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Book Review

This historical fiction book by Jeanne Whitehouse Peterson, illustrated by Kimberly Bulcken Root, is published by Joanna Cotler Books, an imprint of HarperCollins Publishers.

Don't Forget Winona is written for kids ages 4 to 8. The age range reflects readability and not necessarily content appropriateness.

Positive Elements

Spiritual Content

Sexual Content

Violent Content

Crude or Profane Language

Drug and Alcohol Content

Other Negative Elements


Pro-social Content

Objectionable Content

Summary Advisory

Plot Summary

Many Americans fled the dust bowl in the 1930s, heading west on Route 66 to California. In this fictional tale, a young girl tells about her journey out of Oklahoma with her parents, baby brother, Teddy-Boy, and little sister, Winona. She talks about riding in the back of the loaded-down truck.

The girls are always thirsty and barely able to breathe from all the dust. They pass through Amarillo and into New Mexico. At a roadside stop, Winona stubbornly refuses to rest in the shade and goes off on her own. Everyone thinks she is with someone else, even as they load up and drive off. Later, a honking truck pulls up behind them. The driver has found Winona and returns her to her parents.

The family drives through Tucumcari and Albuquerque, and Winona gets sick and weary. She sleeps a lot, missing many sights along the way. She wakes up, feeling better, just before they cross the Continental Divide. They get gas, fix a flat and head on. Winona is pleased to learn Arizona has a town bearing her name. They travel through Arizona at night because it's so hot, breaking down several times on the way and meeting up with other Okies like themselves. The family is joyful upon reaching California.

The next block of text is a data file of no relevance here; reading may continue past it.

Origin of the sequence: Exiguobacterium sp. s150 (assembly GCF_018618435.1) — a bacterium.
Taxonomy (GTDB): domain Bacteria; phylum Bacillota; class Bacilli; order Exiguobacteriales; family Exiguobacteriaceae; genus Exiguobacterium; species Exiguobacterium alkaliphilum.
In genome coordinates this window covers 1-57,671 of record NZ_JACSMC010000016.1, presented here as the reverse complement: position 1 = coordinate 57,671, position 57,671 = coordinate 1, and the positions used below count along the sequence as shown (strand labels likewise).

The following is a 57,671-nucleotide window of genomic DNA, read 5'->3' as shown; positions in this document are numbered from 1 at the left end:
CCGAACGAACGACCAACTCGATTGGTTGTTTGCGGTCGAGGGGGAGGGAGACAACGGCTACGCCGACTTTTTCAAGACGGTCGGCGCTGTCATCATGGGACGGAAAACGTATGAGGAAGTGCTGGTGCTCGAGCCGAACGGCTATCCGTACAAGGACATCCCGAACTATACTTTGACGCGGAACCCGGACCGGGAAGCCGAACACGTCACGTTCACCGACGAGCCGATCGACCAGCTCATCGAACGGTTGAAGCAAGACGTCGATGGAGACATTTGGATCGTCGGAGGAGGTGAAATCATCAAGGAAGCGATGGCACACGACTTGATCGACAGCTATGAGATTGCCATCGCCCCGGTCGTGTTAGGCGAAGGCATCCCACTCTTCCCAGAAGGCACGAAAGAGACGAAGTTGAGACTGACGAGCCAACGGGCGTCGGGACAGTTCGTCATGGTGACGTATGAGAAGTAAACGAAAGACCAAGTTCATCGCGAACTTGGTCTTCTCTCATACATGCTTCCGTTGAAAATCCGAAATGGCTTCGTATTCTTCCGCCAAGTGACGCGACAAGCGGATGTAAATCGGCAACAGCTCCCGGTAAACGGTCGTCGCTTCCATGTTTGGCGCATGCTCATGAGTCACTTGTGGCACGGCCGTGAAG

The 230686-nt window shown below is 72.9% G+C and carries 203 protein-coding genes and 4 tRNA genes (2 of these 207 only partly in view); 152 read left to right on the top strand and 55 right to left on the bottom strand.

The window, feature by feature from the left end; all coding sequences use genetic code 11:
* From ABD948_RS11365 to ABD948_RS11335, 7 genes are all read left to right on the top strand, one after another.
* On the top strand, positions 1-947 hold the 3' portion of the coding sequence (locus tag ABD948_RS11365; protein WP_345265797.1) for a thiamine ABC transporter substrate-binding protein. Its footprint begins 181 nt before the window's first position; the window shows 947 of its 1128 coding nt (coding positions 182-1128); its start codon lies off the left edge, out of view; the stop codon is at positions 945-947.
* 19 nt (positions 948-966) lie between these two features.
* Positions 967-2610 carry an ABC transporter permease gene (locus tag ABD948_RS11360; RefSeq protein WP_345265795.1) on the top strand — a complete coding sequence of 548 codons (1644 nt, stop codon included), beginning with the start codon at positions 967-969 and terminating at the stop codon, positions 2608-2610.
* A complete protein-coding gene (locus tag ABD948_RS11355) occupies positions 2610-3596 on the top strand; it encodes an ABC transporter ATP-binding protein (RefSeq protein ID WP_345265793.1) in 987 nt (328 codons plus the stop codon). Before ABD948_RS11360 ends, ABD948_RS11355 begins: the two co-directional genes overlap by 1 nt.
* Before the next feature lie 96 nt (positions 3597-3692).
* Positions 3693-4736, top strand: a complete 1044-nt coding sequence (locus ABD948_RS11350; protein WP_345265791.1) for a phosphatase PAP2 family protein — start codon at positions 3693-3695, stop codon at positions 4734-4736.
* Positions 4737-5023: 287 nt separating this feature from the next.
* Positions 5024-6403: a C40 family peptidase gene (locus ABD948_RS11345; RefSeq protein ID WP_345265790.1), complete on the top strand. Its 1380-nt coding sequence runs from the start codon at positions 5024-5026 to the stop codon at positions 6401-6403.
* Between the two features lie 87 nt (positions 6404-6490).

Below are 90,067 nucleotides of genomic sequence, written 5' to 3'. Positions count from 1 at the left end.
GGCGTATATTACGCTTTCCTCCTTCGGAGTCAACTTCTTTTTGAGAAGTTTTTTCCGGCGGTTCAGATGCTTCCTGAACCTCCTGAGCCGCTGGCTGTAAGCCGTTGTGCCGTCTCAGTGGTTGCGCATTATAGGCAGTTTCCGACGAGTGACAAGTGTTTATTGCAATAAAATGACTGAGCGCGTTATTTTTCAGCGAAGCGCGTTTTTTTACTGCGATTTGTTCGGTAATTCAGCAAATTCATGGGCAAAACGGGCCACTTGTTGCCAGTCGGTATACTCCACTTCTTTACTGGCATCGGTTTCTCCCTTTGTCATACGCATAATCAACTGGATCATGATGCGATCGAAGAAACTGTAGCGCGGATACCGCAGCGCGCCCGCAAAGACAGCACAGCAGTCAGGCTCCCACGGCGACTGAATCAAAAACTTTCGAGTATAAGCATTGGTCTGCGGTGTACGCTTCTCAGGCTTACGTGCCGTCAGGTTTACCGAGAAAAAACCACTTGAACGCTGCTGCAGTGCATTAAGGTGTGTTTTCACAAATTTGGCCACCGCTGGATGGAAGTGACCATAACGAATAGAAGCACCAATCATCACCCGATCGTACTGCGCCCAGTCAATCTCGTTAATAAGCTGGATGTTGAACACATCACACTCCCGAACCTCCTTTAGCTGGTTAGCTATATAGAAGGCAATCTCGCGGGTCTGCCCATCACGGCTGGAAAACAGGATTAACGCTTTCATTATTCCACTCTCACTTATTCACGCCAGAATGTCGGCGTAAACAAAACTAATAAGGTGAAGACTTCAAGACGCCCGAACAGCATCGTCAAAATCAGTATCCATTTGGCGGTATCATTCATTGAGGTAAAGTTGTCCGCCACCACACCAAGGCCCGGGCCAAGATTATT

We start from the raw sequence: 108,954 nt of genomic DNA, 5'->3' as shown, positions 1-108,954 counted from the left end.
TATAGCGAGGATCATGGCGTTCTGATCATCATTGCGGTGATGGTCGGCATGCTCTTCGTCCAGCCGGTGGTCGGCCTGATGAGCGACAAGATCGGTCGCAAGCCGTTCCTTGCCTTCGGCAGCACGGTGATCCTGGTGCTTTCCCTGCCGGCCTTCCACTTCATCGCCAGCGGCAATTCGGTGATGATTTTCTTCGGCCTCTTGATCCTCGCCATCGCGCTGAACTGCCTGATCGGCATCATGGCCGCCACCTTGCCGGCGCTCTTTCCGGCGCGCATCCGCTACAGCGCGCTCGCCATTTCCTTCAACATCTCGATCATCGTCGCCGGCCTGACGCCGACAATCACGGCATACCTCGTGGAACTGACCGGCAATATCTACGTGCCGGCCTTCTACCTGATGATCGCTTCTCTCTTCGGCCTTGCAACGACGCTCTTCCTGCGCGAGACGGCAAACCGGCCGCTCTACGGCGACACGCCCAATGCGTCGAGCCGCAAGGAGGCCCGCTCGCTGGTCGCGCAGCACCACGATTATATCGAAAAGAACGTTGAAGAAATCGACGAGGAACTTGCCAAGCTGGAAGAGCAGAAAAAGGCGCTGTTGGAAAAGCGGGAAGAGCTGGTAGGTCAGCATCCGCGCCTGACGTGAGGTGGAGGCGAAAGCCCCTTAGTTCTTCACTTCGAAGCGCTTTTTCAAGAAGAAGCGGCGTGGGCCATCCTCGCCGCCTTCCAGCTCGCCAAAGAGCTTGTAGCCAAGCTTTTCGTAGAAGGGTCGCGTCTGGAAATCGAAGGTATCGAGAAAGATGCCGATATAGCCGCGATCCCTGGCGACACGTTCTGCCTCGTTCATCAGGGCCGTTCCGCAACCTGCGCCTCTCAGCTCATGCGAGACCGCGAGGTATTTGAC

Christian Beliefs


Other Belief Systems


Authority Roles

Ma sings to the children. Pictures show her and Pa holding and hugging the kids.





Discussion Topics

If your children have read this book or someone has read it to them, consider these discussion topics:

  • Why did so many people from Oklahoma move West in the 1930s?
  • Why did they choose to go to California?

  • What are some of the difficult things Winona's family experiences on their trip?

  • Why does Winona get left behind?

  • How does her family feel when they see her again?

Additional Comments/Notes

An author's note in the back provides additional historical information about Route 66 and the migration of Oklahoma residents (Okies) to California.

This review is brought to you by Focus on the Family, a donor-based ministry. Book reviews cover the content, themes and world-views of fiction books, not their literary merit, and equip parents to decide whether a book is appropriate for their children. A book's inclusion does not constitute an endorsement by Focus on the Family.

You can request a review of a title you can't find at reviewrequests@family.org.

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